With a TBI, the injured brain cells’ plasma membrane, which helps contain the cell’s contents, ruptures, releasing lipids, or fats, a major component of the membrane, throughout the body. Two key endocannabinoids, 2-AG and AEA, which are also lipid molecules, also get released from the damaged membrane where they are made. These molecules are supposed to bind with endocannabinoid receptors and activate the endocannabinoid system to help regulate the immune response. The two main endocannabinoid receptors are CB1 and CB2, and in this case, the 2-AG’s target appears to be CB2 receptors, which are found on immune cells and known to reduce inflammation and related problems like swelling and blood vessel dysfunction.
“Within 24 hours after an injury, we see CB2 receptor activation and expression go up with 2-AG secreted in the blood,” Vaibhav says. “It’s a very quick response.” Trouble is, the injured cells also release an enzyme called MAGL and the now-free-floating lipids further activate it.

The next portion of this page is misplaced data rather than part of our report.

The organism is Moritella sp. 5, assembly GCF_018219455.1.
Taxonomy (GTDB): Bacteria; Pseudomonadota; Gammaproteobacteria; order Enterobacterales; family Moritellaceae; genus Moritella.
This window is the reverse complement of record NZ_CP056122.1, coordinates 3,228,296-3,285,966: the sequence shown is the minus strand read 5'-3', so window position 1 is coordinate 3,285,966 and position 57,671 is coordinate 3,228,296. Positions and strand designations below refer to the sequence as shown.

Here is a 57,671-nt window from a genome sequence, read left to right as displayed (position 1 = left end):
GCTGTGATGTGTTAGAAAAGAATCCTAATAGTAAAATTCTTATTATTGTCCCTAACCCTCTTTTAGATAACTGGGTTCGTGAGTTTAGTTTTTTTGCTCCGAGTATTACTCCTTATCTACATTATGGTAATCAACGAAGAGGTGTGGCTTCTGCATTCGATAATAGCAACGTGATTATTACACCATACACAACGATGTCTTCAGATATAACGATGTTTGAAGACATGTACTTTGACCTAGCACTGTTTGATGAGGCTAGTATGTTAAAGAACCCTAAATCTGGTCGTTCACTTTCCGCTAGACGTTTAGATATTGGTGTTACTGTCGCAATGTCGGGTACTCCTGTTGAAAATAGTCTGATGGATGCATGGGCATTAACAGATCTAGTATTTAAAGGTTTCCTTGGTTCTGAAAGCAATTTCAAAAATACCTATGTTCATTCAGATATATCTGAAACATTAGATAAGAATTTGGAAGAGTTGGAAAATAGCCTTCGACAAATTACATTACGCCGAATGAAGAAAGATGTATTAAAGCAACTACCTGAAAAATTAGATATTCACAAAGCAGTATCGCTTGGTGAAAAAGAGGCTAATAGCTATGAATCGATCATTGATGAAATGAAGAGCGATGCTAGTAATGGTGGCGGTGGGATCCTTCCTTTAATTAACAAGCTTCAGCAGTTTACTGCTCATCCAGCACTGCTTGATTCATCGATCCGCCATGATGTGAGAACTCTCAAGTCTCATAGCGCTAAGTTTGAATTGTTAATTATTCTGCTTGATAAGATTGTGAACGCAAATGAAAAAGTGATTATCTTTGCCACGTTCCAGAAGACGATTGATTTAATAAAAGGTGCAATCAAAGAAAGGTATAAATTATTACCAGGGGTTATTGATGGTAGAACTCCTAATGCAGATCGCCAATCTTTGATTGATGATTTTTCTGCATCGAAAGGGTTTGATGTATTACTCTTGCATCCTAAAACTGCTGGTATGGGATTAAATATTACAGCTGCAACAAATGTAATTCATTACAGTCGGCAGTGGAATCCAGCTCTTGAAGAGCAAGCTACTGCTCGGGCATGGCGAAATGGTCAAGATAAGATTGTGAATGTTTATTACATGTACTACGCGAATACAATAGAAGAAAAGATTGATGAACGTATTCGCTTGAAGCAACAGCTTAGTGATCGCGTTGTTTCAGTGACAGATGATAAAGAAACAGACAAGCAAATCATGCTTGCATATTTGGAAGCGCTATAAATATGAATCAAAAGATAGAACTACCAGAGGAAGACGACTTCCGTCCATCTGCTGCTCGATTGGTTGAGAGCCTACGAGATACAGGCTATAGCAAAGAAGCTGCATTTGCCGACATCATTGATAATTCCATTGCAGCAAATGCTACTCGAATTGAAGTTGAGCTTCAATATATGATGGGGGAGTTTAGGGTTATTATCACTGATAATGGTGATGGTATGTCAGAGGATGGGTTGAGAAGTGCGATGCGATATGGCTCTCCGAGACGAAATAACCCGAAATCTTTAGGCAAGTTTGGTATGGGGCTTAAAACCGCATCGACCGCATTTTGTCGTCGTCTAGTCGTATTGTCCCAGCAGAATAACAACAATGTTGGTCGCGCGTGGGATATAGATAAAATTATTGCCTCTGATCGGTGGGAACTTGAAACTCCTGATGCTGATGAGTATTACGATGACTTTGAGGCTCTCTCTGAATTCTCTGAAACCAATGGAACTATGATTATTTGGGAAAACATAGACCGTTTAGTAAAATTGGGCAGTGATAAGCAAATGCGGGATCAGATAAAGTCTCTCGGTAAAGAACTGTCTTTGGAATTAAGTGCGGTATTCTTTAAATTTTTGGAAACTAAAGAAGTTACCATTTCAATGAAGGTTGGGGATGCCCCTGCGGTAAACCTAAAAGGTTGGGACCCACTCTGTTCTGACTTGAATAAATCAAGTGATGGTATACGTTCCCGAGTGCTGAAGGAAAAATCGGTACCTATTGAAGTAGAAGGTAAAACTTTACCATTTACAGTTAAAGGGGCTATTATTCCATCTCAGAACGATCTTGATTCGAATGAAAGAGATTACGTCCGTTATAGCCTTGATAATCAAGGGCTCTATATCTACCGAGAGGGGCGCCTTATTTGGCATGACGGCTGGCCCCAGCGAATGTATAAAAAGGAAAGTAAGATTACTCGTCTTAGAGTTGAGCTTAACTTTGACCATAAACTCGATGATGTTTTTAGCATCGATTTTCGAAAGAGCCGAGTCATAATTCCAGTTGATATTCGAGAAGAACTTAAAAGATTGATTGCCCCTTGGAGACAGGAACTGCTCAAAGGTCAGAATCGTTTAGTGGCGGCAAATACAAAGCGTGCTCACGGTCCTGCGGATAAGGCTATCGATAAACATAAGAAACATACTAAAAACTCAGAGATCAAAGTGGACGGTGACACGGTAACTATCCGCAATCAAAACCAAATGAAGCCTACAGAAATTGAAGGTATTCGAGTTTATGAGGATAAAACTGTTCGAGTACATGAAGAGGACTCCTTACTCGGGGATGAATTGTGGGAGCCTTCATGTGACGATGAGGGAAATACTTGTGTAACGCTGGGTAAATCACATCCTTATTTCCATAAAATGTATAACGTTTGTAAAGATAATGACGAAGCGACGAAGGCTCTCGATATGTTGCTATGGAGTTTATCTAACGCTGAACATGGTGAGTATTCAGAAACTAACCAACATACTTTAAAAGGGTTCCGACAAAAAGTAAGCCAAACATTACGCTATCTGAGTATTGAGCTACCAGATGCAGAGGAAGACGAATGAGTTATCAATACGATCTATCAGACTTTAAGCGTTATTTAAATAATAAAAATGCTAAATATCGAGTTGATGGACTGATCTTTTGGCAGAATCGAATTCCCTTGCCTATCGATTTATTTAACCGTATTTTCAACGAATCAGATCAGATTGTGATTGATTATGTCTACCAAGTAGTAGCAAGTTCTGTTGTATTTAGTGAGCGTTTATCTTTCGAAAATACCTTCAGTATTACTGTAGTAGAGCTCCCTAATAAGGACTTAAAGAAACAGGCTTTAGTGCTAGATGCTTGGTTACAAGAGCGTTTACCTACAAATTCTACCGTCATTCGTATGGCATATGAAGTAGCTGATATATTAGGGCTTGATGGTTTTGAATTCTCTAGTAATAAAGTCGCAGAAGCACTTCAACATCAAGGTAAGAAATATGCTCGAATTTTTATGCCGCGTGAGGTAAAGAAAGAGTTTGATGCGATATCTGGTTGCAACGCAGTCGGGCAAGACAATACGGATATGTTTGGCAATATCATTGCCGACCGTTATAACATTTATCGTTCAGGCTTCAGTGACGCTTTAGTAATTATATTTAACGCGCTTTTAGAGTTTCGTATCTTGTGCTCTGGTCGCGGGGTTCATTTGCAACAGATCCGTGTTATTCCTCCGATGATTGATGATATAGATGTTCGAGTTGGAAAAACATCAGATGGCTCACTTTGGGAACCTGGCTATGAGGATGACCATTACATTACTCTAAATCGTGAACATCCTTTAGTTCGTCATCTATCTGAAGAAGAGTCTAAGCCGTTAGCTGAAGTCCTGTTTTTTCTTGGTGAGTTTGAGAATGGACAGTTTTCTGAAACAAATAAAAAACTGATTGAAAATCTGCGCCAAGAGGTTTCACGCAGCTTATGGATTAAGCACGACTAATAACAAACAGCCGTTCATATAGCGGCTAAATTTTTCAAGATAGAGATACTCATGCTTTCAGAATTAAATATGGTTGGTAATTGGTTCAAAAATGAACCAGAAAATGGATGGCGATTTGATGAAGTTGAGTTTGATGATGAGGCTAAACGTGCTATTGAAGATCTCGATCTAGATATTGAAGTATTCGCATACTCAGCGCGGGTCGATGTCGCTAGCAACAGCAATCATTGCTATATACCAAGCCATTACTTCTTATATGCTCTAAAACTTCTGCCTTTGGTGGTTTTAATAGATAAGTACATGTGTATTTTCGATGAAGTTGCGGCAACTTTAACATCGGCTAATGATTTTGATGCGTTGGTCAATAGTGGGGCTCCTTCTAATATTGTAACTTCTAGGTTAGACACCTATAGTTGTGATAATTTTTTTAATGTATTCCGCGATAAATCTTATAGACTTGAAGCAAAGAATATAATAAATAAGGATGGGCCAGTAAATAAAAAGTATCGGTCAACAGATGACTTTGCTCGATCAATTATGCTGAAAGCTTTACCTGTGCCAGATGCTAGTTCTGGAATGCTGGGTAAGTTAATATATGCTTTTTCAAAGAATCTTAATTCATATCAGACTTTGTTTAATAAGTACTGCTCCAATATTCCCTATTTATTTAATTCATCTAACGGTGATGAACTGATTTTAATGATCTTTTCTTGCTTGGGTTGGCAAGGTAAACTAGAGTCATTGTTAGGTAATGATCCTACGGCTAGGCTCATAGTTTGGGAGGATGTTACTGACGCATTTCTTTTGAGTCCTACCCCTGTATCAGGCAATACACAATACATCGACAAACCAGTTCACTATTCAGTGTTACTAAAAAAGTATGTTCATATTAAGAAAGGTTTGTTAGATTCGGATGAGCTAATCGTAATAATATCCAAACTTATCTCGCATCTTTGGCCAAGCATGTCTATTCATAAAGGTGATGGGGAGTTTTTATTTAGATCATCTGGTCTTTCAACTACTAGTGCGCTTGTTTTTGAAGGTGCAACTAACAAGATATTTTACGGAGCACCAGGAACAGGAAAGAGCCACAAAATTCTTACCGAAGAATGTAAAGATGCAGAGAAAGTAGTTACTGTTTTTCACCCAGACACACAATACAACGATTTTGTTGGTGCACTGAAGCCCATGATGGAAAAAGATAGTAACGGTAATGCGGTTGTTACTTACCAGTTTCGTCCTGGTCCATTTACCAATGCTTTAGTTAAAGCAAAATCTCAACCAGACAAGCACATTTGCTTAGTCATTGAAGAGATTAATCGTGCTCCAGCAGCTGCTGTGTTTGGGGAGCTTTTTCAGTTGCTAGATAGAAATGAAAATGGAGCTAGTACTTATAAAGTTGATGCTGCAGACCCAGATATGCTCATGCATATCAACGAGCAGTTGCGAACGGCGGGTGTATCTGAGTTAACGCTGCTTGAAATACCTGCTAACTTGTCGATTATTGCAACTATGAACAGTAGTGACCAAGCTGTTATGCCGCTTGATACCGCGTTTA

MAGL, or endocannabinoid-metabolizing enzyme monoacylglycerol lipase, as its long name implies is an enzyme whose job includes degrading 2-AG once it has done its job. Activation of MAGL is known to worsen TBI outcomes but exactly what it does after TBI is not well understood, Vaibhav says.
Vaibhav and his colleagues think the problem is that high MAGL appears to degrade 2-AG before it can play out its important anti-inflammatory role. He theorizes that high MAGL levels become instead a switch that turns up inflammation after TBI. He also has some evidence that reducing MAGL levels can help restore a healthy synergy between MAGL, 2-AG and the cannabinoid receptor CB2, making it a key point for intervention.
His research team is using both a research drug that inhibits MAGL and the cannabinoid CBD, which they have early evidence also inhibits MAGL, to see if they are correct.